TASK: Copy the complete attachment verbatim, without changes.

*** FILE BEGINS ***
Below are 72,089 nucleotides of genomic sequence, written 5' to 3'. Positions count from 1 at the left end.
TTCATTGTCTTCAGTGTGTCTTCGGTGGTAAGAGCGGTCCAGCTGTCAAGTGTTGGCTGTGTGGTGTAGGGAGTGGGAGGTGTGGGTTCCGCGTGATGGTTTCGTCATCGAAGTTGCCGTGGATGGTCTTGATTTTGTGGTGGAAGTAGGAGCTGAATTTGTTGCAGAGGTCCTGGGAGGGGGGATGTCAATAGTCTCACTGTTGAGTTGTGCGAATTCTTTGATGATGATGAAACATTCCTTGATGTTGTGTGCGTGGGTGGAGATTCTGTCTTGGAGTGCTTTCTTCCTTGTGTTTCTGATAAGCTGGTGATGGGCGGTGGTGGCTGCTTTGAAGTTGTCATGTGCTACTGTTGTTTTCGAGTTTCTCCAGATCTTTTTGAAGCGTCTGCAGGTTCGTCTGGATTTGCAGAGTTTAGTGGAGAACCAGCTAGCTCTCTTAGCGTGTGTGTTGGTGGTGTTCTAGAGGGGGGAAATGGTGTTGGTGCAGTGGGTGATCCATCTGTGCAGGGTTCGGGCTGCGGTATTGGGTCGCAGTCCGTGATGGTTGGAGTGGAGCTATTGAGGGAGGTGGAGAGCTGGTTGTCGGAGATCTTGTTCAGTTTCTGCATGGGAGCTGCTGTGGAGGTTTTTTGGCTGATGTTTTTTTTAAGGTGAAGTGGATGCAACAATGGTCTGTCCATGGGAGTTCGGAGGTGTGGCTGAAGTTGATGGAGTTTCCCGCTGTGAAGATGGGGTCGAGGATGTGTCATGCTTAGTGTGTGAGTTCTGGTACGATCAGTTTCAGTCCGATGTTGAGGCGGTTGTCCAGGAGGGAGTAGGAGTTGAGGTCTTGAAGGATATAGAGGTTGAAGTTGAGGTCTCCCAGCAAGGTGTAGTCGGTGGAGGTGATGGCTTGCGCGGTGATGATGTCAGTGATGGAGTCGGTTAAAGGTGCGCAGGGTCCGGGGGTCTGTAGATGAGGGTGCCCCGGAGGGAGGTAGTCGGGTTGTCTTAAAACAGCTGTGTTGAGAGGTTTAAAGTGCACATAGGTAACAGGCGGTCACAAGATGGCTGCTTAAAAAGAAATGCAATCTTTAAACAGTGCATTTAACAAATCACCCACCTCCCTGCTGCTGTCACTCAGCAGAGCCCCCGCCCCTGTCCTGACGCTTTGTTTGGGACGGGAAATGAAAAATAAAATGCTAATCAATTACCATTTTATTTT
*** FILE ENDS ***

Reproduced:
Below are 72,089 nucleotides of genomic sequence, written 5' to 3'. Positions count from 1 at the left end.
TTCATTGTCTTCAGTGTGTCTTCGGTGGTAAGAGCGGTCCAGCTGTCAAGTGTTGGCTGTGTGGTGTAGGGAGTGGGAGGTGTGGGTTCCGCGTGATGGTTTCGTCATCGAAGTTGCCGTGGATGGTCTTGATTTTGTGGTGGAAGTAGGAGCTGAATTTGTTGCAGAGGTCCTGGGAGGGGGGATGTCAATAGTCTCACTGTTGAGTTGTGCGAATTCTTTGATGATGATGAAACATTCCTTGATGTTGTGTGCGTGGGTGGAGATTCTGTCTTGGAGTGCTTTCTTCCTTGTGTTTCTGATAAGCTGGTGATGGGCGGTGGTGGCTGCTTTGAAGTTGTCATGTGCTACTGTTGTTTTCGAGTTTCTCCAGATCTTTTTGAAGCGTCTGCAGGTTCGTCTGGATTTGCAGAGTTTAGTGGAGAACCAGCTAGCTCTCTTAGCGTGTGTGTTGGTGGTGTTCTAGAGGGGGGAAATGGTGTTGGTGCAGTGGGTGATCCATCTGTGCAGGGTTCGGGCTGCGGTATTGGGTCGCAGTCCGTGATGGTTGGAGTGGAGCTATTGAGGGAGGTGGAGAGCTGGTTGTCGGAGATCTTGTTCAGTTTCTGCATGGGAGCTGCTGTGGAGGTTTTTTGGCTGATGTTTTTTTTAAGGTGAAGTGGATGCAACAATGGTCTGTCCATGGGAGTTCGGAGGTGTGGCTGAAGTTGATGGAGTTTCCCGCTGTGAAGATGGGGTCGAGGATGTGTCATGCTTAGTGTGTGAGTTCTGGTACGATCAGTTTCAGTCCGATGTTGAGGCGGTTGTCCAGGAGGGAGTAGGAGTTGAGGTCTTGAAGGATATAGAGGTTGAAGTTGAGGTCTCCCAGCAAGGTGTAGTCGGTGGAGGTGATGGCTTGCGCGGTGATGATGTCAGTGATGGAGTCGGTTAAAGGTGCGCAGGGTCCGGGGGTCTGTAGATGAGGGTGCCCCGGAGGGAGGTAGTCGGGTTGTCTTAAAACAGCTGTGTTGAGAGGTTTAAAGTGCACATAGGTAACAGGCGGTCACAAGATGGCTGCTTAAAAAGAAATGCAATCTTTAAACAGTGCATTTAACAAATCACCCACCTCCCTGCTGCTGTCACTCAGCAGAGCCCCCGCCCCTGTCCTGACGCTTTGTTTGGGACGGGAAATGAAAAATAAAATGCTAATCAATTACCATTTTATTTT